To fund the production of this old-school product, they turned to an undeniably 21st-century source: Kickstarter, a website that helps creative types — artists, filmmakers, performers — leverage social networking to raise funding for projects.
It's an interesting concept. Instead of getting a share in the company and access to (hopefully) future profits, backers received small premiums, like a Jack Rudy Cocktail company T-shirt for a $25 pledge. For $50, investors got the T-shirt plus a bottle of tonic and a cocktail book. More than anything, they got the satisfaction of helping bring an ambitious new project to life.
Forget the logical business plan or slick investor pitch, Reitz says. Kickstarter "really puts the pressure on you to work your social networks, like Twitter and your e-mail contacts." Many of the backers of Jack Rudy were friends and family, but a surprising number of strangers kicked in some cash, too. On Feb. 18, Reitz and Burt achieved their goal of $3,500, and the Jack Rudy Cocktail Company was launched.
So far they're off to a promising start. In addition to FIG, they've placed their tonic syrup at Husk, and it was recently picked up by Rajat Parr, the wine director for the Michael Mina restaurant group, to use at San Francisco's RN-74. Jack Rudy will be featured at the Cocktail Club, the new pre-Prohibition-inspired watering hole (from Oak Steakhouse's Steve Palmer) that is about to open on King Street. Reitz says there's now interest from one of New York's cocktail-centric restaurants and a New York City distributor, too.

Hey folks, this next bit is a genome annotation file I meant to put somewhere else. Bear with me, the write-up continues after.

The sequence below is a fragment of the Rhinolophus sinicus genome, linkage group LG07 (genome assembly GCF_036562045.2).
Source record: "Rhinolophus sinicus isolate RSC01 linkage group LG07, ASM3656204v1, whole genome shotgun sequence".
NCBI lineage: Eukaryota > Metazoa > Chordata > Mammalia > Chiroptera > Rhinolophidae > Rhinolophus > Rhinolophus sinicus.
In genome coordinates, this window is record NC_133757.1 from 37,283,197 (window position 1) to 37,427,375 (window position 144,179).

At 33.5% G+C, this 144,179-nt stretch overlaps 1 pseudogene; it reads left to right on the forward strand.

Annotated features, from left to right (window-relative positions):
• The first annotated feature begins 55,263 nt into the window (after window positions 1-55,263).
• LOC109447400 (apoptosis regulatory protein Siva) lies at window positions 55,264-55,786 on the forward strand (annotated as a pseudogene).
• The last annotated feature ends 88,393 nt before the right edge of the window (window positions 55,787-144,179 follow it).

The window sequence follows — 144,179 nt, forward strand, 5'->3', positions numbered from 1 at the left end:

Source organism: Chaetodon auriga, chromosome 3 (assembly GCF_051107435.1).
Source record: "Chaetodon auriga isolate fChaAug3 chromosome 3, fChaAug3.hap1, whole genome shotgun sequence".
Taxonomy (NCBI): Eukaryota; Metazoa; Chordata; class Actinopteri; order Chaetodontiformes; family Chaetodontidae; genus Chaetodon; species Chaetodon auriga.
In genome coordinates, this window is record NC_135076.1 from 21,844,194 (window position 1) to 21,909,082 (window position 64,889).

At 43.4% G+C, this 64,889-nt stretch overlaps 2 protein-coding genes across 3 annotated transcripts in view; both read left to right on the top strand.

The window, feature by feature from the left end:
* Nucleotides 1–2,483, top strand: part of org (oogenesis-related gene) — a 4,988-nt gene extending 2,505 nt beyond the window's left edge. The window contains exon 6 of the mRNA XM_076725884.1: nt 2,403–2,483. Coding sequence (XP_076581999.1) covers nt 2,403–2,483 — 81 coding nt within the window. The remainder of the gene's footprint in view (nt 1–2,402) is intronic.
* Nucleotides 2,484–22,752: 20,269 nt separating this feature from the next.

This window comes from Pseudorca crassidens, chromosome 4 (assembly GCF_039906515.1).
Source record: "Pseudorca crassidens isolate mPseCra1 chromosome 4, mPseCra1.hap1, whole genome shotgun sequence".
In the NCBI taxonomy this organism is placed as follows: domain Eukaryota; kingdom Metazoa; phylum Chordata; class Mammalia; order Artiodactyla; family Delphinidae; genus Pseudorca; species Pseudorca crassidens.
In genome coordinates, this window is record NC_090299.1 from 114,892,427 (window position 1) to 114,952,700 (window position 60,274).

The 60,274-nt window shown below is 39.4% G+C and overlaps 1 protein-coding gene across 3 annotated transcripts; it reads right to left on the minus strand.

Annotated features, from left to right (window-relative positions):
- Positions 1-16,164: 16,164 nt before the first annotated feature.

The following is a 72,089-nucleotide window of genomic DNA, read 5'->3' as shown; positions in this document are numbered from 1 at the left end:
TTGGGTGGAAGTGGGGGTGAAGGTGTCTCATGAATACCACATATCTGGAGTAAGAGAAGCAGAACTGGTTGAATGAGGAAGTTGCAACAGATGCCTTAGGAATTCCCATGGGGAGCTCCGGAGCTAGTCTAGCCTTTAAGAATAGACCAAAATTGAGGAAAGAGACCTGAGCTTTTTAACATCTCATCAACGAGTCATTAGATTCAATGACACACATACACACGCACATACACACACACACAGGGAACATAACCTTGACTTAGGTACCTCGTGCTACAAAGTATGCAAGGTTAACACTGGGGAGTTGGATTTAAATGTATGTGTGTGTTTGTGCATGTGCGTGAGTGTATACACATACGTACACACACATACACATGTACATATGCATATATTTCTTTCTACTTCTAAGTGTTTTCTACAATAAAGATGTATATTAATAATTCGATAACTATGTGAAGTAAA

Reitz and Burt aren't stopping at tonic. They're working on a line of spiced cocktail onions to dress up a Gibson and — in welcome news for classic cocktail lovers — artisan grenadine, too. And I'm not talking about those bottles of fluorescent crimson-dyed high fructose corn syrup water that are fit only for transforming Sprite into Shirley Temples, but the real stuff made from pomegranate juice and orange flower water, with the sort of complex blend of bitter, sour, and sweet that adds intrigue to grown-up drinks.
They're also working on making the products available for retail sale, which includes determining a shelf life and creating nutritional labeling for the bottles. Perhaps it will kickstart a new era of refined beverages not just in local restaurants and bars but at home cocktail parties, too.
If you're lucky enough to get your hands on a bottle of Jack Rudy Artisan Tonic before it hits retail stores (and, if you're determined, you can contact Reitz and Burt through their website at jackrudycocktailco.com), here's Reitz's formula for a perfect gin and tonic:
• 2 oz. good gin (At FIG, they use Philadelphia's Bluecoat American Gin, which is distilled in small batches in a hand-hammered copper still)
• ½ oz. Jack Rudy Artisan Tonic Syrup
• club soda
• lime wedge
In a tall (12-ounce) collins glass, blend the gin and tonic syrup. Fill with ice, top off with club soda, and garnish with a wedge of lime. Drink in a calm, quiet, cool location, preferably shortly after coming in off a hot Charleston street.